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Location: Chicago-land area

Situation:

  • Finished basement about 1500 sq ft
  • Basement has a bathroom, washer/dryer, HVAC system, and water heater, and has heating registers down there to stabilize temp
  • Walls are insulated
  • Ceiling height is low, about 6.5 feet total, with steel support beams and a few heating ducts not recessed into the ceiling at places making the height only ~6 feet

Where I need help:

  • I want to insulate the basement ceiling to help keep the upper floor a bit warmer and provide some sound insulation - right now it's literally hardwood floor, then the subfloor, and then the basement. You can hear damn near everything that goes on down there
  • I'd like to do fiberglass batt insulation because to me it's the best bang for the buck and I figured additional insulation in our house will not hurt (especially with Chicago winters)

I need advice on how to do this the "right" way with the following wants in mind:

  • I don't want to put up drywall - it's expensive, would take forever, and the ceiling is already low enough (I could be convinced otherwise here at a future date, but lets assume no drywall for now)
  • I don't want exposed fiberglass insulation in a basement where there's carpet, a couch, I work out, my kid plays, and we have a guest room where people sleep (I know that backing should go towards the floor in a basement ceiling!)
  • I've seen 6mil sheeting as a suggestion stapled to the ceiling beams, but I also read the counter that if that catches fire it would rain hot molten plastic down on anyone down there (seems bad)
  • I've seen people say Tyvek house wrap, but as far as I can tell that's not for internal use (unless I'm looking at the wrong kind?)

Any advice/guidance would be appreciated here. I want to DIY this but I also want to do it the right way. I'd feel icky putting backed insulation on my ceiling the wrong way just because it would make things easier at the risk of mold under my floors.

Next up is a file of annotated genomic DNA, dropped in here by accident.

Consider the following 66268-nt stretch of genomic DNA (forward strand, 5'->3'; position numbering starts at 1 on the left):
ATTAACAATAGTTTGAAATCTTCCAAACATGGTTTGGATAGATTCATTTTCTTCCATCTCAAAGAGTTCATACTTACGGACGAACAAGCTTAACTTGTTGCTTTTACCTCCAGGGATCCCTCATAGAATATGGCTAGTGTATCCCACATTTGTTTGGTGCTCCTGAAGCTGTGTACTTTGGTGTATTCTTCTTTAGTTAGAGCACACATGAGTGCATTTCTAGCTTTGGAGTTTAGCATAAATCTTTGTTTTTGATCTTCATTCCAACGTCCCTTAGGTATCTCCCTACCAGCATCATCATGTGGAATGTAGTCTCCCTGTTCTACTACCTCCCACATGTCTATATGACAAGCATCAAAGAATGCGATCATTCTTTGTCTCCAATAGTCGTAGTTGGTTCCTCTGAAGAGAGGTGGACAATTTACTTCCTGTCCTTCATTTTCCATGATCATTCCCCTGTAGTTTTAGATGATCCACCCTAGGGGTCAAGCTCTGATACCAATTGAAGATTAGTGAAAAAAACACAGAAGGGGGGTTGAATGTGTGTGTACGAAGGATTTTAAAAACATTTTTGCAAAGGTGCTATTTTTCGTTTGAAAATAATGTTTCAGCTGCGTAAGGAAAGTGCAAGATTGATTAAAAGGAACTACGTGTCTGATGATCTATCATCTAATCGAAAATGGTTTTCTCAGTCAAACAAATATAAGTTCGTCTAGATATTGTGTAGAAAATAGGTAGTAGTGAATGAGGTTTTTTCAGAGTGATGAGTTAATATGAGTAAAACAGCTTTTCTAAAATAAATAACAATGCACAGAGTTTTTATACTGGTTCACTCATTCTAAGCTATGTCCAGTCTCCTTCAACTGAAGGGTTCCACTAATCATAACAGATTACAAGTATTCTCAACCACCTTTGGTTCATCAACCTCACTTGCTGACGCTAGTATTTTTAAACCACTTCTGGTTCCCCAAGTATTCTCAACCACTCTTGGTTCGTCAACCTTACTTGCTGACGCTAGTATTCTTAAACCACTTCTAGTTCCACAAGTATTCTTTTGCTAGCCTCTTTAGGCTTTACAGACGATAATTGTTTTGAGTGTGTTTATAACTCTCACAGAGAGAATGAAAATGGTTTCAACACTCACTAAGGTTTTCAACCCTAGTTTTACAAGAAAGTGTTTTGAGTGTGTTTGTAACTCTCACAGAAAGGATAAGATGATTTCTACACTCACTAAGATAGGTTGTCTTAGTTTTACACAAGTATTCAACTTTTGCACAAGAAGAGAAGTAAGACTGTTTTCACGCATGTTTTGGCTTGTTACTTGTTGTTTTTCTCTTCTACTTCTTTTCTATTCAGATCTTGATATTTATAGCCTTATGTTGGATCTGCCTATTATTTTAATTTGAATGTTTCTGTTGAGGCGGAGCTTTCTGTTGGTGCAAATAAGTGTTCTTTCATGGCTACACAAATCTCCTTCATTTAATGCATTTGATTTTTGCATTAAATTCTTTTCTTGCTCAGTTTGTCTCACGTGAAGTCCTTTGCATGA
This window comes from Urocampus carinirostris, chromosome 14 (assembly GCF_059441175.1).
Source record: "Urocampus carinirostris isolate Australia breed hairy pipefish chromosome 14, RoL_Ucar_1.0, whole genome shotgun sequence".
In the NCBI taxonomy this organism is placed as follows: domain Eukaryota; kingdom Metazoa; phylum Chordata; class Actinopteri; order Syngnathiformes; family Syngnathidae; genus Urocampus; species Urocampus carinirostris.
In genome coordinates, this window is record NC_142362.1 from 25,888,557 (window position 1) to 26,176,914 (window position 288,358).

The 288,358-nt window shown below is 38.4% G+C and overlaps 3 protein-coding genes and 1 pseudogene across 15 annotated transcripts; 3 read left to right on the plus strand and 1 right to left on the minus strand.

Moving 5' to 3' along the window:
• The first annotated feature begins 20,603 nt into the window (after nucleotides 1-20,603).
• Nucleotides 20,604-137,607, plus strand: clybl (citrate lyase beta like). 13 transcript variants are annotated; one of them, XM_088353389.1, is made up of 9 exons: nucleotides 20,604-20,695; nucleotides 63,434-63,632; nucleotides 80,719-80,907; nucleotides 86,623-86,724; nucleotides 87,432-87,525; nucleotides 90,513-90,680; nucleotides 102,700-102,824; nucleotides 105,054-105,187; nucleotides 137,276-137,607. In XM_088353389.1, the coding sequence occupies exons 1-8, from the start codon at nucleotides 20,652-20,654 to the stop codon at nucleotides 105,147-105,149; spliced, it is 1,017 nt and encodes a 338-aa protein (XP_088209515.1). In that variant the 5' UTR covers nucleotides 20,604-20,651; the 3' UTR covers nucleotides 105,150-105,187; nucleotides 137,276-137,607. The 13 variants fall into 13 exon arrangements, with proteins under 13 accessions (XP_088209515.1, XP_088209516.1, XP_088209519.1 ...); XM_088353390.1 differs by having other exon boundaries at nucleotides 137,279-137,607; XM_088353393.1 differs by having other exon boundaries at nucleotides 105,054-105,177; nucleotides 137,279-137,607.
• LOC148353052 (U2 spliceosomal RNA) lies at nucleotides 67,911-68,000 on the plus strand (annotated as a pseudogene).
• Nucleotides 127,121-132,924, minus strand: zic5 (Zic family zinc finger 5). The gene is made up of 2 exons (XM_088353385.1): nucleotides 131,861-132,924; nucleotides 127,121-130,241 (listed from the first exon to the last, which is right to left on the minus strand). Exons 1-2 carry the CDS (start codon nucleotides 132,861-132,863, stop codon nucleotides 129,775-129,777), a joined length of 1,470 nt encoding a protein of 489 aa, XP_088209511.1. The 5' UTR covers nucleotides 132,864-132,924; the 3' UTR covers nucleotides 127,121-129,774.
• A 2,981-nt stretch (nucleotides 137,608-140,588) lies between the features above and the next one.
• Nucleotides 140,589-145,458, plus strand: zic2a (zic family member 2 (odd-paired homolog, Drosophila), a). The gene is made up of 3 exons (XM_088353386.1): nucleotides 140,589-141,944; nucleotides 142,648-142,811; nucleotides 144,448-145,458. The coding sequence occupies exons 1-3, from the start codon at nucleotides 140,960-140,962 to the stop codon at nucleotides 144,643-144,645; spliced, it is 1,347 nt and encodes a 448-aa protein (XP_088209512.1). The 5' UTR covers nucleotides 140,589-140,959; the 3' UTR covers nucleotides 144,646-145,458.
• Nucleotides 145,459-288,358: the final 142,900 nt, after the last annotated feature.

2 Answers 2

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"I've seen 6mil sheeting as a suggestion stapled to the ceiling beams, but I also read the counter that if that catches fire it would rain hot molten plastic down on anyone down there (seems bad)"

And that is a problem because?

I have seen countless houses use plastic to keep fiberglass insulation out of the way. Yet to see your fear be a problem.

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Fiber glass batting with a paper backing. You can staple it and it prevents the fiberglass from making a mess. Works really well. I would use it.

Unlike plastic it acts as a vapor retarder. Not a vapor barrier. Direction doesn't really matter when used between 2 insulated rooms.

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  • I think this is the piece I was missing - "direction doesn't matter when used between 2 insulated rooms" - I didn't realize doing all that research that people insulating their basement ceilings were usually insulating their main floors from their completely unfinished, cinder blocked basement. Thanks for your advice! Commented Mar 18 at 16:28
  • That being said... It is a problem if your basement is really cold. I am assuming that a finished basement means that it is kept at a similar temperature to the rest of your house... If that is not the case and your basement isn't then, it could be a problem.
    – Questor
    Commented Mar 18 at 16:49

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